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20 Before. 20 After. 20 Since.
by Jon Schuller

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We seem to be surprised that years apparently fly by with amazing speed, but in actuality, they don't. I think it's just our penchant for counting time and every so often we realize that, no, the years go by as they always have: 1 year at a time. I enjoy recounting how long it's been since a certain memorable film premiered and what's happened in the intervening years. 40 years ago, 1978 was a banner year for movies and several of those became instant classics. Here are the Top 10 grossing films: 1. Grease $159,978,870
2.Superman $134,218,018
3.National Lampoon's Animal House $120,091,123. 4. Every Which Way but Loose $85,196,485
5.Heaven Can Wait $81,640,278
6.Hooper $78,000,000
7.Jaws 2 $77,737,272
8.Revenge of the Pink Panther
$49,579,269
9.The Deer Hunter $48,979,328
10.Halloween $47,000,000

Many
awards were given for these movies and their actors. As we see again, the diversity of subjects and plots is there and not just with these few films. Coming Home with Jon Voight and Jane Fonda touched on the post-Vietnam War problems of returning vets. Heaven Can Wait wins Academy Awards for Best Actor and Best Picture. A young Gary Busey brings Buddy Holly to life with famous songs and real-life problems. Burt Reynolds pays homage to all of the stuntmen in Hollywood who performed dangerous gags (there's an amazing one in this film) throughout the years; he himself did stunt work as well. Sylvester Stallone's premier film as a director was Paradise Alley, set in the 1940s world of professional wrestling, with a splendid cast. Force 10 from Navarone, premiers in December, 1978, and doesn't come anywhere close to the original, The Guns of Navarone. Some sleepers turn out to be memorable ones:
The Brinks Job with Peter Falk
California Suite with Alan Alda
Midnight Express with Brad Davis
Same Time Next Year with Alan Alda
Superman with Christopher Reeves
An Unmarried Woman with Jill Clayburgh

The list of actors' film debuts in 1978 is quite long but the names are all recognizable and many of whom are still working today: Billy Crystal, Liam Neeson, John Malkovich, Michael Keaton and James Remar.

Let's jump ahead 20 years to
1998. An entirely new crop of movies emerges and they are, to be sure, quite different in all ways from their predecessors in 1978. The top grossing films are:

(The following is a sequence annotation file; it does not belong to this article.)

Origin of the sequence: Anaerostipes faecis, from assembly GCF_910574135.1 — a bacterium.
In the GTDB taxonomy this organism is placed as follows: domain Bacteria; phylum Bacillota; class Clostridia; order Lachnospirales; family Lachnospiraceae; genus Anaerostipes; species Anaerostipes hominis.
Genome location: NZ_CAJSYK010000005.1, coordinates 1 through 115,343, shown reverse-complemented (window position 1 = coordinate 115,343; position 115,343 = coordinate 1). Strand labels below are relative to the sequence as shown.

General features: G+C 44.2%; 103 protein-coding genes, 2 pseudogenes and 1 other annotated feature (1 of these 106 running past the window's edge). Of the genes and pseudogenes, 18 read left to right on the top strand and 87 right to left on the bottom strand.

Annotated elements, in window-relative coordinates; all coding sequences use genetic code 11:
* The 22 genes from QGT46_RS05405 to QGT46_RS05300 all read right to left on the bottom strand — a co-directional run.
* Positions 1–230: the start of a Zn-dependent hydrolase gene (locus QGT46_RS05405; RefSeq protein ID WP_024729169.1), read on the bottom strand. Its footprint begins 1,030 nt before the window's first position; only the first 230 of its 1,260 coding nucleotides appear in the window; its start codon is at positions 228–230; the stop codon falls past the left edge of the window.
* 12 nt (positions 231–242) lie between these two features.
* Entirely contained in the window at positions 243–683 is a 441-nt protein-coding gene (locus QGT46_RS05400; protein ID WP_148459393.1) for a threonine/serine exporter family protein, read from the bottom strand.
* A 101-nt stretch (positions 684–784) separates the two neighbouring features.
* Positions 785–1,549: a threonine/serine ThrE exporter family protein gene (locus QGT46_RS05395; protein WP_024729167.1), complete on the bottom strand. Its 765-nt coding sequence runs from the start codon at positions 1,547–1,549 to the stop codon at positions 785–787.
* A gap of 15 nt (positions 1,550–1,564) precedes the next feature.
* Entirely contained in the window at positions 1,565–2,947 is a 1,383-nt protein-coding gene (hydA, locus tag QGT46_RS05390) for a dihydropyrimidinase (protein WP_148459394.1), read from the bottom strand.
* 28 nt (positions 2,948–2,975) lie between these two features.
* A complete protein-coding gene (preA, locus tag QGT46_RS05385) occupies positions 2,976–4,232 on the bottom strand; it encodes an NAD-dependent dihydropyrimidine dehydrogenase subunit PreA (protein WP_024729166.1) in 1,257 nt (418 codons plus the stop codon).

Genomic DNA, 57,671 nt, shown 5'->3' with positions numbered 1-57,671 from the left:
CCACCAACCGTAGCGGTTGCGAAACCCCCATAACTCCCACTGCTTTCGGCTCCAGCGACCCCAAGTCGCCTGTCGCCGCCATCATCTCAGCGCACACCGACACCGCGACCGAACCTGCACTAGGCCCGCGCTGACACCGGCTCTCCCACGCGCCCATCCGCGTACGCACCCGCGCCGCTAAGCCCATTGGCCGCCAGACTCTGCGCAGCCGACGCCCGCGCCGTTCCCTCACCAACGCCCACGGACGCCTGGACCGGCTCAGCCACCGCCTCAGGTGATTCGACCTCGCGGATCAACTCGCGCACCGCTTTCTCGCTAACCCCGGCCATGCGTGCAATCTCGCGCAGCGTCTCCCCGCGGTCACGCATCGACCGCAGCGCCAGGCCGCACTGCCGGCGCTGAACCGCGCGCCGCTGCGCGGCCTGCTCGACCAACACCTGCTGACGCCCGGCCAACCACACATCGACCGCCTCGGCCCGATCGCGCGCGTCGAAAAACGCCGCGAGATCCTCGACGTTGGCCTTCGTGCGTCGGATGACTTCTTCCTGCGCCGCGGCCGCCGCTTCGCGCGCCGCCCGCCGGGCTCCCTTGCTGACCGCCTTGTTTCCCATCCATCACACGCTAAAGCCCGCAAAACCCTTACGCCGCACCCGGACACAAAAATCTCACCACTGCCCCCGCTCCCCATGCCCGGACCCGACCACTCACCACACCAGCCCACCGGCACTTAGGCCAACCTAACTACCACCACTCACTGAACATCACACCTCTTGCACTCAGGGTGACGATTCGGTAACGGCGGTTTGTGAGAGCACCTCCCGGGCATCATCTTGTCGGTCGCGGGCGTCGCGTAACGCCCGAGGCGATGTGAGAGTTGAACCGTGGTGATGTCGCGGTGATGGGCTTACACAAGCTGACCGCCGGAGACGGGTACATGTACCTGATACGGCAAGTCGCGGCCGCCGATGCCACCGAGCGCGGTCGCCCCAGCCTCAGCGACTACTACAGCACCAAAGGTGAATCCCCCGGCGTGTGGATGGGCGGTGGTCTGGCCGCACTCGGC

1.Armageddon $553,709,788
2.Saving Private Ryan
$481,840,909
3.Godzilla $379,014,294
4.There's Something About Mary
$369,884,651
5.A Bug's Life $363,398,565
6.Deep Impact $349,464,664
7.Mulan $304,320,254
8.Dr. Dolittle $294,456,605
9.Shakespeare in Love $289,317,794
10.Lethal Weapon 4 $285,444,603

Awards abound in 1998 and many of these movies broke ground that hadn't been shown before. Steven Spielberg's Saving Private Ryan was brutally honest about World War II and the men who served. Shakespeare in Love captured the Elizabethan Era in so many ways, visually plus dialogue. One of my all-time favorites, Life Is Beautiful, portrayed a peaceful time, then a brutal, time in Italy and how the lives of its people were changed forever. The main music theme is simply marvelous. Wag the Dog exposed the nastier sides of political advertising campaigns. The Blues Brothers 2000, though not
quite up to the 1980 original, had some the best musicians around at the time. Fallen is a detective thriller with supernatural overtones that stars Denzel Washington, John Goodman, Donald Sutherland, James Gandolfini and Elias Koteas. Everyone knows The Big Lebowski starring Jeff Bridges and a great supporting cast. It's become a cult film with a character called The Dude known around the world. Remaking a classic story and a marvelous 1939 movie starring Louis Hayward, 1998's The Man in the Iron Mask stars Leonardo DiCaprio, Jeremy Irons, John Malkovich, Gérard Depardieu, Gabriel Byrne and Anne Parillaud. It shows us all of the intriques, wealth and dangers of 18th Century France under King Louis XIV.

Here are just a few of the other great movies from 1998: Bulworth, Les Misérables, Armageddon, The Negotiator, Rounders, Ronin (featuring 2 heart-stopping car chases), Pleasantville, The Siege (predicting anti-immigrant responses all-too-familiar today), Patch Adams (one of Robin Williams' best). There are many more, of course.

Here we are in 2018 and new movies are being released every week, some already breaking records and some becoming instant classics. There are so many movies - 40 years old or 20 years old – to revisit and watch, there's barely enough time. But if you're like me, your favorites never become old, stale or boring.

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Cinema Savant
Every other Thursday

My views on an eclectic mix of films and personalties, past and present; emotional interpretations; some laughs, some cries.


Other Columns
Other columns by Jon Schuller:

Homage: Respect or Reverence Paid

There's a Call for You. Please Tell Them to Wait.

Sit. Relax. Watch. Enjoy. Repeat.

One Is All It Usually Takes

All of My Pets Have Names

All Columns


Jon Schuller
I am a former New Jersey native, living in Charlotte, N.C. for almost 29 years. I am a lifelong movie lover with lots of movie trivia knowledge and soundtracks in my CD collection. I enjoy sharing my love of films with everyone and have so many fond memories growing up in darkened movie theaters. I have been married 50 years (as of December 22, 2018) and we both share a passion for film (and each other of course).



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